Posted on Sep 30, 2014
MSG Sommer Brown
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What civilian careers offer similar benefits, structure, discipline, promotion ladders, retirement, and chain of command. If you know of any, what are the pros and cons for those careers?
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Responses: 18
SGT Richard H.
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I'm Infantry, so the civilian job that most closely resembles that would be Rock Star.
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SSG Maurice P.
SSG Maurice P.
7 y
I WAS INFANTRY- MILITARY POLICE AND ARMOR SO I CHOOSE CORRECTIONS...POLICE ARE ALWAYS BEHIND THE 8-BALL OF SHOOT OR DONT SHOOT, BECAUSE THEY HAVE TO DEAL WITH THE PUBLIC...
CORRECTIONS YOU ALSO HAVE RULES BUT NOW YOUR DEALING WITH CONVICTED CRIMINALS AND HERE IN LOUISIANA AT ANGOLA EVERYBODY HAS A LIFE SENTENCE VERY FEW DONT ALMOST ALL WILL DIE THERE AND BE BURIED THERE...SO ITS MORE CUT AND DRY WHEN YOUR IN A SITUATION TO USE DEADLY FORCE....
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1stSgt Eugene Harless
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After dealing with some of the shenanigans of young Marines and the enthusiasm of 2nd Lts I think I could have been a professional Goat Herder.
Seriuosly, it probably depends on the MOS you held.
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Maj John Bell
Maj John Bell
>1 y
As a goat herder (check my profile), my goats are offended.
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SSG Stay At Home Dad
SSG (Join to see)
>1 y
lol
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Lt Col Aerospace Planner
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Defense contracting is the closest in terms of doing the same job that you may have had in the military. Instead of a commander you have a program manager or site lead. Than you have line supervisors. Sometimes the lines are blurred on who owns you. You may work for a company you are the sub of a contract where your manager for that company is out of state. Your actual day to day boss is actually employed by another company.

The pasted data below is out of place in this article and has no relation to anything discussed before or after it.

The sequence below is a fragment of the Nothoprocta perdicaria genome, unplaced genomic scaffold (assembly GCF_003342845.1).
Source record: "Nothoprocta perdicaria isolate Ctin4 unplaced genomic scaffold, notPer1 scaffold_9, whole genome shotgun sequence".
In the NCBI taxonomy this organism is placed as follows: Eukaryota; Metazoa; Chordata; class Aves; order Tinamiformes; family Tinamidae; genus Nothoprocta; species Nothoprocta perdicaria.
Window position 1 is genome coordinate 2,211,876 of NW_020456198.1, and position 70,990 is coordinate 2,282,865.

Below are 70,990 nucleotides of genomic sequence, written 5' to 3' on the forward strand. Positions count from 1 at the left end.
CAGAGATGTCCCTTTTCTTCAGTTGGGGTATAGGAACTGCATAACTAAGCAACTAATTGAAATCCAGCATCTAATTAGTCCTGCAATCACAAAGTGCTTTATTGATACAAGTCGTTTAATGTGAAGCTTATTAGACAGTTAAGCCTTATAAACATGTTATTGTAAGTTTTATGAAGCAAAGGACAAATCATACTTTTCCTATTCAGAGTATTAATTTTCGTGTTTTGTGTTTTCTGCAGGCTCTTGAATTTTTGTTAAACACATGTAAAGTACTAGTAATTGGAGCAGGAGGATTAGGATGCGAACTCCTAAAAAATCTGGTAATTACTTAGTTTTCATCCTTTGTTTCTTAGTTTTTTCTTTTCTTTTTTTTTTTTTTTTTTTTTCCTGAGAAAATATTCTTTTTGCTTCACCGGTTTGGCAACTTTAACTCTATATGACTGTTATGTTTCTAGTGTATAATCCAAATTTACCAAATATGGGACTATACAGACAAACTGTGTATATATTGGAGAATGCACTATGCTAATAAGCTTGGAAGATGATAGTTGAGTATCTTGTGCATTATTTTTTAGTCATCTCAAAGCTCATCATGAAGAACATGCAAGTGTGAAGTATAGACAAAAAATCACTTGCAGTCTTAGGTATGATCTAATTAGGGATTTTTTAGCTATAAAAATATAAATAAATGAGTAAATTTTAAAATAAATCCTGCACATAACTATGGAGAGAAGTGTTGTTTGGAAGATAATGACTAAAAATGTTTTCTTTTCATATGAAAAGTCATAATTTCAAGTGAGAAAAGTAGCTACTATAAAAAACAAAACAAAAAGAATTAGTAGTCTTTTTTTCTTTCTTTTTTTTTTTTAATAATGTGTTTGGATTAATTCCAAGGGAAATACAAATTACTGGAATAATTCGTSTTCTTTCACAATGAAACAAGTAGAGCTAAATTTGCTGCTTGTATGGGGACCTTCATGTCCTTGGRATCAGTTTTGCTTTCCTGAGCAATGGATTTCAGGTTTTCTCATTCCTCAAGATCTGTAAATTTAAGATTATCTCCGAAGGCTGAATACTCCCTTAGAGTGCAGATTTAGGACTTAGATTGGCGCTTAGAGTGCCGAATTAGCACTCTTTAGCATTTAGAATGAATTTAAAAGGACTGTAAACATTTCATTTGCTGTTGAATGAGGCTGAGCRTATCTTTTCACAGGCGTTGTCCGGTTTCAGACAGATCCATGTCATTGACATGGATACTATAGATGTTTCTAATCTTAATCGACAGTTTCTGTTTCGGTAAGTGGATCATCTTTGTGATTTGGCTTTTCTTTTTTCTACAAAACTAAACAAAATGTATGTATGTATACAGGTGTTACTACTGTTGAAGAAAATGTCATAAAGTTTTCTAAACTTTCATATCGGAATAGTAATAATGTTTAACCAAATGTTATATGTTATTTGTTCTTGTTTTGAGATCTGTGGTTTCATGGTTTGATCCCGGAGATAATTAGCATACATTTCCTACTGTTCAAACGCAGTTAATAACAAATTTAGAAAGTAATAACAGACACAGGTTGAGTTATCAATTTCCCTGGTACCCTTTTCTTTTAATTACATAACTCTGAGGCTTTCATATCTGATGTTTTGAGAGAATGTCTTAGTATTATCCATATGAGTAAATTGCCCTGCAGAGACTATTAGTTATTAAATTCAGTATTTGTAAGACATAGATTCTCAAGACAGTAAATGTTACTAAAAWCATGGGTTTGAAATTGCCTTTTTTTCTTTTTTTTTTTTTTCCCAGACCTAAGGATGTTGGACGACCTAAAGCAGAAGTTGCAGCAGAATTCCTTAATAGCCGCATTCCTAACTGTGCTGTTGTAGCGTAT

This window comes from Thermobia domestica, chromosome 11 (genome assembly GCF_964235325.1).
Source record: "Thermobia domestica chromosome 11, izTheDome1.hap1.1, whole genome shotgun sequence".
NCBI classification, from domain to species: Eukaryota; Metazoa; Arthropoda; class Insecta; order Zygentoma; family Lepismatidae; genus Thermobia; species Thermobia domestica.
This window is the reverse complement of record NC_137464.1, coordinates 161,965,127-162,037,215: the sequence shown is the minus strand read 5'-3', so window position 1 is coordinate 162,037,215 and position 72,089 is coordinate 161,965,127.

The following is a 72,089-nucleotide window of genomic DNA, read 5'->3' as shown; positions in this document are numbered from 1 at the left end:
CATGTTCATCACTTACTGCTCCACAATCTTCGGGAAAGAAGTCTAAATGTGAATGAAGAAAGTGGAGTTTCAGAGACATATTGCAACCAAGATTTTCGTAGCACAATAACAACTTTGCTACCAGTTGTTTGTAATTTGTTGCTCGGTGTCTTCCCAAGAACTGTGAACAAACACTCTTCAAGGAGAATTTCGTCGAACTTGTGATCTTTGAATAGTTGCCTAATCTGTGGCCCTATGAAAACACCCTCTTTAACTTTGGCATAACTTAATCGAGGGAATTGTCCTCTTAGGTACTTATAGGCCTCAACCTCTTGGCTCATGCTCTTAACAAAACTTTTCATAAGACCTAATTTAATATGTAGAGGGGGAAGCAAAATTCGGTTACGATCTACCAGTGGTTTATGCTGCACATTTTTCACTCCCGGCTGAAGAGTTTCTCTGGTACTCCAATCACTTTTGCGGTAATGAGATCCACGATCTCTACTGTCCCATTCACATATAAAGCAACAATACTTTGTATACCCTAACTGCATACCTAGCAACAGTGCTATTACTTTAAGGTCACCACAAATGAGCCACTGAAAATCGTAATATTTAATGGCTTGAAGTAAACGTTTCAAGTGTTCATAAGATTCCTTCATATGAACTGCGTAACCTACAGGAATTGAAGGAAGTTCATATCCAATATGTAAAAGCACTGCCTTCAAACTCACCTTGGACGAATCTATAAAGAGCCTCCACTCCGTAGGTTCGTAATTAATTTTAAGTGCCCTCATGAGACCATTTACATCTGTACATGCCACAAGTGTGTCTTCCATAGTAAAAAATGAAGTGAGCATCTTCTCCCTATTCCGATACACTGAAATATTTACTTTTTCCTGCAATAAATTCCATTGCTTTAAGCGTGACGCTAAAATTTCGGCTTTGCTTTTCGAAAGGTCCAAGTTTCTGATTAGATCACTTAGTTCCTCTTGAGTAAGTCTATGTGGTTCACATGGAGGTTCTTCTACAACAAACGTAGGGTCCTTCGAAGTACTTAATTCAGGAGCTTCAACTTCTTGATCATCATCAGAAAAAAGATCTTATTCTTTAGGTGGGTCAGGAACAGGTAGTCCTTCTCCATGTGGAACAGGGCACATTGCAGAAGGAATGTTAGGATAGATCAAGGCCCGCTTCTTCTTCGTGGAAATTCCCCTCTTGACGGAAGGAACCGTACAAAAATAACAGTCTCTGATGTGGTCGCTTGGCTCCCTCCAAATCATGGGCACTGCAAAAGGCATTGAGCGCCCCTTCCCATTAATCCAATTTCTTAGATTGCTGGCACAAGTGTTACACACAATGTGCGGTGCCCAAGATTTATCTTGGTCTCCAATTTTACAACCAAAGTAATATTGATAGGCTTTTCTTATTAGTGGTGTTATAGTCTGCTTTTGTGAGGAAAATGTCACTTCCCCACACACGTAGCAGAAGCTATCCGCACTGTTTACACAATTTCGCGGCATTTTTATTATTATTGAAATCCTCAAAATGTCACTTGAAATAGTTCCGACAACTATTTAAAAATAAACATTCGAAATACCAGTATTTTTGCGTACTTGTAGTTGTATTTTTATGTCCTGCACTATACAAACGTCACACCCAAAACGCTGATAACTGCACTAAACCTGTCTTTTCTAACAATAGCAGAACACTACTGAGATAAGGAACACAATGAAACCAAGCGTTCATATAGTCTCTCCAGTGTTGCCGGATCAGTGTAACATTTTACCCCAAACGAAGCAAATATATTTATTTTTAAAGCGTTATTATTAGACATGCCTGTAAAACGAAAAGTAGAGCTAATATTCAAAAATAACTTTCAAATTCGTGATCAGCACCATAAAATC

The pros are being able to slide into a job you already were trained at doing the same tasks.

The cons are that you are no longer in the military and work solely for the government. You are no longer in the military so you work FOR your peers and in some cases previous subordinates So what ever your previous rank was or is (for reservists) does not matter. The focus is no longer mission accomplishment more than it is contractual compliance. Making sure you meet all the tasks in the performance work statement is sight line for the contractor.

Contractors do not get as much time off as military so 30 days of paid leave is out the window. Many companies it is two or three weeks. all your time must be accounted for. It can be a challenging environment when you leave. Your expectations are that it is going to be the same as the military but it isn't always. The good news is that you can find a job fits you if the first one doesn't. It is not uncommon for contractors to bounce around.
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